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Peace and Prosperity

Five Minutes Five Issues: Marijuana President, Attacking Assange, War Costs, School Shootings, Empire of Lies

A new episode of Five Minutes Five Issues is out. You can listen to it, and read a transcript, below. You can also find previous episodes of the show at StitcheriTunesYouTube, and SoundCloud.

Listen to the new episode here:

Read a transcript of the new episode, including links to further information regarding the topics discussed, here:

The Ron Paul Institute for Peace and Prosperity welcomes you to Five Minutes Five Issues.

Starting in five four three two one.

Hello, I am Adam Dick, a Ron Paul Institute senior fellow.

Let’s start.

Issue one.

In the October 28 episode of Five Minutes Five Issues, I mentioned several reasons why I would not be surprised to see the United States government legalize marijuana within five years.

Tom Angell provides, in a Thursday Forbes article, another reason to expect countrywide legalization could occur that soon. Angell writes that three potential major Democratic Party 2020 presidential candidates — Sen. Cory Booker (D-NJ), Sen. Kirsten Gillibrand (D-NY), and Sen. Bernie Sanders (I-VT) — support ending marijuana prohibition.

The likelihood of a pro-legalization candidate winning the nomination is further suggested by an October Gallup poll Angell mentions that indicates 72 percent of Democrats support legalization.

Also, Donald Trump or another Republican would probably enhance the chance of defeating a pro-legalization Democrat, and maybe even of winning the Republican primary, by supporting legalization. As I mentioned in that October episode, the Gallup poll also indicated 64 percent legalization support among Americans overall, as well as, for the first time, majority support among Republicans.

Issue two.

A Wednesday article at The Intercept by Micah Lee and Cora Currier declared that messages from Julian Assange of WikiLeaks in a private Twitter group “reveal a running theme of sexism and misogyny” and “contain hints of anti-Semitism.” But, in the long article only drivel is offered to supposedly support that conclusion. Maybe the intention was to present a harsh judgment of Assange and then trust people would assume the judgement was well supported without giving the article an attentive read.

Further, at the heart of the article’s flimsy case against Assange is the assertion that all Twitter posts from WikiLeaks are from Assange. However, Assange explained at Twitter in response to the article that that is not true. Writes Assange, “the @WikiLeaks account is run by a rotating staff as has been repeatedly stated over the years.”

Issue three.

Former US Army Colonel Lawrence Wilkerson, in an interview this week with Aaron Maté at The Real News, reminds us that military spending goes far beyond Defense Department appropriations.

As an example, Wilkerson, who is a Ron Paul Institute Academic Board member, mentions that we should expect trillions of dollars in spending for veterans of US military actions in Afghanistan and Iraq, and “associated hostilities” in countries including Syria, Somalia, and Niger.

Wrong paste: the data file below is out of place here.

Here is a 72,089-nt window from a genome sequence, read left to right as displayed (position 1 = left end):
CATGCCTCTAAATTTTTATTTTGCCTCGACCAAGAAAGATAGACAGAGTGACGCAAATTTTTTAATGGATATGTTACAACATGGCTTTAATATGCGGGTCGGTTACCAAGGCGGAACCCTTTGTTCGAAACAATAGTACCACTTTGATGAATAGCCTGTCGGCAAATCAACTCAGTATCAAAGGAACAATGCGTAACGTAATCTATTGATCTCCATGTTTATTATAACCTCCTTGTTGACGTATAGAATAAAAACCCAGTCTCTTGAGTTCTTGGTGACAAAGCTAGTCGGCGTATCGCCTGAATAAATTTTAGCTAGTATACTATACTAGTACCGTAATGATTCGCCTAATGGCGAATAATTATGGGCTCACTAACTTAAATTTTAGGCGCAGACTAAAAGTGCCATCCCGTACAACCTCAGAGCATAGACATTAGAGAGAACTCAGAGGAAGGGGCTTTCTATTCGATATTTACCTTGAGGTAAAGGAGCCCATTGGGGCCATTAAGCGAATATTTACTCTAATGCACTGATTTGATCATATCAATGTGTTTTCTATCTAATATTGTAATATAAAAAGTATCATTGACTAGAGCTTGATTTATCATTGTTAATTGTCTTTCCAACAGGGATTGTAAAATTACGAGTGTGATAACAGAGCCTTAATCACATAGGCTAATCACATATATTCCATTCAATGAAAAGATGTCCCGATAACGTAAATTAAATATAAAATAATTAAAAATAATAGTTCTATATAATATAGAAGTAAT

Issue four.

In a December of 2015 Ron Paul Institute article, I warned not to “fall for exaggerated claims related to guns and mass murder,” including the common media practice of vastly overstating the number of mass murders in America.

In a Thursday Washington Examiner article, Siraj Hashmi discussed the supposed 18 school shootings this year that has been often mentioned in relation to the Wednesday killings at a Florida high school. Most of these incidents, Hashmi explains, resulted in no fired bullets hitting anybody, were accidents or suicides, or otherwise were far from what people would normally think of as school shootings.

Also, applying the historical categorization of mass murder that concerns the indiscriminate-killing-motivated murder of four or more people in a public venue, which I discussed in my article, the Wednesday incident is the only one of the 18 that qualifies as a mass murder.

Issue five.

Why is the US government so intent on punishing whistleblowers and other individuals involved in revealing US government secrets? John Wight, in a Thursday CounterPunch article concerning Julian Assange, provides an answer. Wight explains:
… Julian Assange, as was Chelsea Manning, as will be Edward Snowden if he dares set foot outside Russia, is being punished for removing the veil of freedom, human rights, and civil liberties from the face of an empire of hypocrisy and lies. They lied about Iraq, they lied about Libya, they lied about Syria, and they lie every day about the murky relationships between governments, corporations, and the rich that negates their oft made claims to be governing in the interests of the people.

That’s a wrap.

Transcripts of Five Minutes Five Issues episodes, including links to related information, are at the Ron Paul Institute blog.

Five four three two one.
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